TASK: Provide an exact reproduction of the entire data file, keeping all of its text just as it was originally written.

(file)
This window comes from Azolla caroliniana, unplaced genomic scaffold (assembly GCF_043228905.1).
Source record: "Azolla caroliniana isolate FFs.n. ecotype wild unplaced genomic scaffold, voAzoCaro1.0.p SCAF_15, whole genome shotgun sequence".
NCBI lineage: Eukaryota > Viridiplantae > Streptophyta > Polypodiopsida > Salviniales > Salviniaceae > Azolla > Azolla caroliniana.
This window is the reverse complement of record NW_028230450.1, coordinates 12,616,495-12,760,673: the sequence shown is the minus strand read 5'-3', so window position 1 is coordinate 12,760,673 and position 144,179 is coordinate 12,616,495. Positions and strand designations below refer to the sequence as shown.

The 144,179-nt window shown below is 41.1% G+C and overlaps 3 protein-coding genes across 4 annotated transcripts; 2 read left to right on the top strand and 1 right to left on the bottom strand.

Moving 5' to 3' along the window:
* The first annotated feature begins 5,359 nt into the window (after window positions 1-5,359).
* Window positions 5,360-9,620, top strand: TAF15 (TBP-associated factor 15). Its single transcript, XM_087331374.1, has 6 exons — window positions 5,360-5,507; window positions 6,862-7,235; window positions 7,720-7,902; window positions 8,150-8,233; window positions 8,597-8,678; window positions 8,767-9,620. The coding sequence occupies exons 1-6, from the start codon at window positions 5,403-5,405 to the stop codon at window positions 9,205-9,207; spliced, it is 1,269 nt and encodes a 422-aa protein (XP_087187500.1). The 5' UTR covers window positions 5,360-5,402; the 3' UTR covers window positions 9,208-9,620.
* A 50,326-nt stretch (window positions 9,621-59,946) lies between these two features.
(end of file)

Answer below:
This window comes from Azolla caroliniana, unplaced genomic scaffold (assembly GCF_043228905.1).
Source record: "Azolla caroliniana isolate FFs.n. ecotype wild unplaced genomic scaffold, voAzoCaro1.0.p SCAF_15, whole genome shotgun sequence".
NCBI lineage: Eukaryota > Viridiplantae > Streptophyta > Polypodiopsida > Salviniales > Salviniaceae > Azolla > Azolla caroliniana.
This window is the reverse complement of record NW_028230450.1, coordinates 12,616,495-12,760,673: the sequence shown is the minus strand read 5'-3', so window position 1 is coordinate 12,760,673 and position 144,179 is coordinate 12,616,495. Positions and strand designations below refer to the sequence as shown.

The 144,179-nt window shown below is 41.1% G+C and overlaps 3 protein-coding genes across 4 annotated transcripts; 2 read left to right on the top strand and 1 right to left on the bottom strand.

Moving 5' to 3' along the window:
* The first annotated feature begins 5,359 nt into the window (after window positions 1-5,359).
* Window positions 5,360-9,620, top strand: TAF15 (TBP-associated factor 15). Its single transcript, XM_087331374.1, has 6 exons — window positions 5,360-5,507; window positions 6,862-7,235; window positions 7,720-7,902; window positions 8,150-8,233; window positions 8,597-8,678; window positions 8,767-9,620. The coding sequence occupies exons 1-6, from the start codon at window positions 5,403-5,405 to the stop codon at window positions 9,205-9,207; spliced, it is 1,269 nt and encodes a 422-aa protein (XP_087187500.1). The 5' UTR covers window positions 5,360-5,402; the 3' UTR covers window positions 9,208-9,620.
* A 50,326-nt stretch (window positions 9,621-59,946) lies between these two features.